Strangers, Mamas, and True Hospitality
It was terrible timing. We were just 15 minutes from the church where we were speaking that night and we were running late. We were in the “turn here, go two-tenths of a mile and bear to the right, then make an immediate left” part of the GPS directions. We’d just driven through and grabbed some fast food on the run. When I opened my sandwich the phone rang. “We’re okay,” he started. That’s the way you start a call in our family when there’s been a catastrophe, but no one is dead. Uh oh.
“The car died.”
“Where are you?”
“I’m not sure. Somewhere between near …”
And we had to go. We had just barely enough time to set up and speak. Thankfully, there were two of them together. Matt’s big brother took off work to ride with him to meet us at his new college. We gave him the phone numbers of friends that lived within a couple of hours, posted what we knew to our Facebook page and did what we had to. It was awful stepping up there to speak, knowing the boys (They’d laugh at me calling them that, but they’ll always be our boys!) were on the side of the road over 160 miles away and not even knowing if they had anything to eat or drink. “If you can’t get any help, we’ll race over there just as soon as we’re done, but we probably can’t leave before 10.”
I prayed someone would help them.
Thankfully, they had landed next to a family farm. The men of the family came down and tried all sorts of things to get them going, including pulling the car up a hill with a tractor to try to roll start it. Nothing worked and Matt and John Calvin were in despair. The car, bought after a long summer earning money, was Matt’s first and he’d only had it a week.
They talked about how they wished they’d stopped for food earlier when they first talked about it. After awhile, a long car purred down the hill and stopped next to them, a little elderly lady rolled down her window and said, “I’m Aunt Helen. I brought you some food.”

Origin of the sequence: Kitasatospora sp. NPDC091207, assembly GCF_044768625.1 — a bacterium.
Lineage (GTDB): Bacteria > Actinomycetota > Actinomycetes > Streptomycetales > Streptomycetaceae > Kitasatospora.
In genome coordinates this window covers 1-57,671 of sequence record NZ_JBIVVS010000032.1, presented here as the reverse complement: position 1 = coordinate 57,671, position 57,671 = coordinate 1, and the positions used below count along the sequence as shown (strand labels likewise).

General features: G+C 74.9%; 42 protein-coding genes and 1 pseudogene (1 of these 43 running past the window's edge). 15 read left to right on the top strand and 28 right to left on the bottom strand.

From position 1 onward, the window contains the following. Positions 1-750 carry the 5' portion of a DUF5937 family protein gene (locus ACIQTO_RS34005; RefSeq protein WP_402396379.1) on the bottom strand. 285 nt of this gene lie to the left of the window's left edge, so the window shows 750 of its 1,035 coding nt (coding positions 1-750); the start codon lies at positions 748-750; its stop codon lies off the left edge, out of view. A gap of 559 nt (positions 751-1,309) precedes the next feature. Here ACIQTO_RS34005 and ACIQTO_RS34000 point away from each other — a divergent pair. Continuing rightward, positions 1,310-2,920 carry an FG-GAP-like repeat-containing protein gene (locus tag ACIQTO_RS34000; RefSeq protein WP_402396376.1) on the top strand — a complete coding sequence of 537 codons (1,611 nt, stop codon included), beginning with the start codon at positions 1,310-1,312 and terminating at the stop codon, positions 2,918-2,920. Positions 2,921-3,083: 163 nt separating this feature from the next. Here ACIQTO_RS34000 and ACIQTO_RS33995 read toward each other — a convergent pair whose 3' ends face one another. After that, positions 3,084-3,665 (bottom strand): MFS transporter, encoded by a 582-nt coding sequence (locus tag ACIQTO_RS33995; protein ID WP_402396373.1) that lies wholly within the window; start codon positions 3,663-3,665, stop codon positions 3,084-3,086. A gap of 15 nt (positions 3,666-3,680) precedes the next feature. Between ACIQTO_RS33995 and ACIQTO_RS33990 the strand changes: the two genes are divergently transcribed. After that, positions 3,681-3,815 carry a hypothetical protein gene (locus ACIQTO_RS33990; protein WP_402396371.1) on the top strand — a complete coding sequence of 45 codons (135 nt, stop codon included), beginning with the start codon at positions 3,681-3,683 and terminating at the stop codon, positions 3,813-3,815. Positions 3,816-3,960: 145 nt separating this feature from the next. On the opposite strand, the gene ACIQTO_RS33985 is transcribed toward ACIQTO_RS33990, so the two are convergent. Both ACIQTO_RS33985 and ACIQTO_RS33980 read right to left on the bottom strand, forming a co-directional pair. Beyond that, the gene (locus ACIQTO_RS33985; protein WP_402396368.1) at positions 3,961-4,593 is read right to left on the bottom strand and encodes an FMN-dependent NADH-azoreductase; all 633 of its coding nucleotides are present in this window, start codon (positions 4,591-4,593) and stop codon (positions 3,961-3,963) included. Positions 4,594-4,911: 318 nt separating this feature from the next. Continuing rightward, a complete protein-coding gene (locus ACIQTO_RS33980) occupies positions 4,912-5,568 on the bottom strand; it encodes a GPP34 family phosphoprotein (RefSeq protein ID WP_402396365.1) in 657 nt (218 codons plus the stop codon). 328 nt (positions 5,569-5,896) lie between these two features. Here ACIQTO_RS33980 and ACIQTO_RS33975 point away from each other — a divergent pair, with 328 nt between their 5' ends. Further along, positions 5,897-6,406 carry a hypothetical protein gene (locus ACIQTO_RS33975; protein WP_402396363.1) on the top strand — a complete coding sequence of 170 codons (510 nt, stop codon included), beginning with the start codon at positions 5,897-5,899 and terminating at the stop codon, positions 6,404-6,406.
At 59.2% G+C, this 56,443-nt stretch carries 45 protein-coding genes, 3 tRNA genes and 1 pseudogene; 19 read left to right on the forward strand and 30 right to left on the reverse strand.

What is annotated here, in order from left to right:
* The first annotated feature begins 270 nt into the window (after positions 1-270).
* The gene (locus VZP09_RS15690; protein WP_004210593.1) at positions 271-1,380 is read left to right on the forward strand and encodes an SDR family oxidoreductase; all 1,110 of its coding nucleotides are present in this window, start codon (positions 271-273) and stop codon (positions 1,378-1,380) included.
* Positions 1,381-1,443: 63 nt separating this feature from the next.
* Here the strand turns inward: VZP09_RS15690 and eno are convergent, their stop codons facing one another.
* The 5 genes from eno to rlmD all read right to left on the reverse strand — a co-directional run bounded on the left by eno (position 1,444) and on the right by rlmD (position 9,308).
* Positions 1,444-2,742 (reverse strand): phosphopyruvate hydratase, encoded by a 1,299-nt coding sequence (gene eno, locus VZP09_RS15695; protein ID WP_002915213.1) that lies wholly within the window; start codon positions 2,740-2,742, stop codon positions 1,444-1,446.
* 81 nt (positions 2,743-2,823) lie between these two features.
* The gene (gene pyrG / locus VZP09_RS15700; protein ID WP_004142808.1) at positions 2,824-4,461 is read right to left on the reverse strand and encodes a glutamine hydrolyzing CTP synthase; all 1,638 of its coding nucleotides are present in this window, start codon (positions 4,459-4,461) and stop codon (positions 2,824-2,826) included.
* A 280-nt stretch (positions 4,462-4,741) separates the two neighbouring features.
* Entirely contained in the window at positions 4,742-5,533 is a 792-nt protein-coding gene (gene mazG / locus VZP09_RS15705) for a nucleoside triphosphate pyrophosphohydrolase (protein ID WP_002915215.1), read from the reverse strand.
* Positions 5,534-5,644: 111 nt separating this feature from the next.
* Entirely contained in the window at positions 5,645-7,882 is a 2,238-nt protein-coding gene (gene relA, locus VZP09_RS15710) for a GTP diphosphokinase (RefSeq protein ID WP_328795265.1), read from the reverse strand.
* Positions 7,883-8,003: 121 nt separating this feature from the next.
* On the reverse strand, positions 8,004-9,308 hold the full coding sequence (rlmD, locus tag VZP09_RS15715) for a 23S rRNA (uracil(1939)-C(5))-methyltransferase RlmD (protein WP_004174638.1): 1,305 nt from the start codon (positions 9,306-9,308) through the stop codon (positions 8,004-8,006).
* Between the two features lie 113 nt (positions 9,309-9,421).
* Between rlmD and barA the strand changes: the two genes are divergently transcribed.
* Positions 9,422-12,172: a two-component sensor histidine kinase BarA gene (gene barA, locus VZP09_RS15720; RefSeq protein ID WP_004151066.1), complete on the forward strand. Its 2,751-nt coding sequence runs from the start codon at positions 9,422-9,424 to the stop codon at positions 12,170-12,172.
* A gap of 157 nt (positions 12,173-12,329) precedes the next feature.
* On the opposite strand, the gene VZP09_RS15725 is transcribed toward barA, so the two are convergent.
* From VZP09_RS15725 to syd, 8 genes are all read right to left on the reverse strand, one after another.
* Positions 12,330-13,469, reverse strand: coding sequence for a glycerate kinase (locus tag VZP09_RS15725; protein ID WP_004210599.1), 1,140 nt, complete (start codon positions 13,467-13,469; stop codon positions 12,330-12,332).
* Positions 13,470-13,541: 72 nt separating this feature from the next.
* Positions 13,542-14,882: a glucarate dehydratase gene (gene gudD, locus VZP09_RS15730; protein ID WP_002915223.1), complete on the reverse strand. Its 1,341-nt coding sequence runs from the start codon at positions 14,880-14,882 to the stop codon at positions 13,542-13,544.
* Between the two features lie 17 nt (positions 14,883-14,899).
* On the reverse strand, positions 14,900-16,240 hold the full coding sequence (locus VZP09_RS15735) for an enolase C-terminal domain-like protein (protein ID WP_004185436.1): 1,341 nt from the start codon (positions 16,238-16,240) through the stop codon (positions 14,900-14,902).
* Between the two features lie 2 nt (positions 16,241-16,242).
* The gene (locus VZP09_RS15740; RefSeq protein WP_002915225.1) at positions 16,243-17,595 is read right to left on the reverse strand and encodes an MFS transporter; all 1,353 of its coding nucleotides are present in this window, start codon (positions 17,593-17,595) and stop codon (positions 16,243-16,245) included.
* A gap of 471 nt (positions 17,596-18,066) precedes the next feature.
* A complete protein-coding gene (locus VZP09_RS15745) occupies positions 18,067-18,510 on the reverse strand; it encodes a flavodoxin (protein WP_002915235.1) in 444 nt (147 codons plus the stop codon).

We allow each of our children to hate one food — they don’t have to eat that one at all, but must eat a reasonable portion of anything else. Matt’s has always been mayonnaise. He can’t stand the stuff. When they’d slurped some ice cold sweet tea, they opened their sandwiches and took a bite. Matthew turned to John, “You know what? This sandwich has about three tablespoons of mayonnaise on it and it tastes wonderful.”
When we went to pick up his car, I had to go thank Aunt Helen face to face. She stopped me with a hand on my arm and tears in her eyes and said, “You don’t understand. Back in March, my son was moving back to Virginia from Denver, Colorado. A huge snowstorm came and they started turning people back to Denver. In the confusion, his huge U-Haul truck ran into the ditch. It was cold and snowing and no one could even get to him to help. An elderly couple walked down from their house and took him in – fed him and kept him safe and warm. I was thrilled to be able to do something for your boys like someone had done for mine.” Before long, I had tears in my eyes, too.
Blessed be the God and Father of our Lord Jesus Christ, the Father of mercies and God of all comfort, who comforts us in all our affliction, so that we may be able to comfort those who are in any affliction, with the comfort with which we ourselves are comforted by God. 2 Corinthians 1:3-4
Thank you, Aunt Helen. Thank you, thank you, thank you!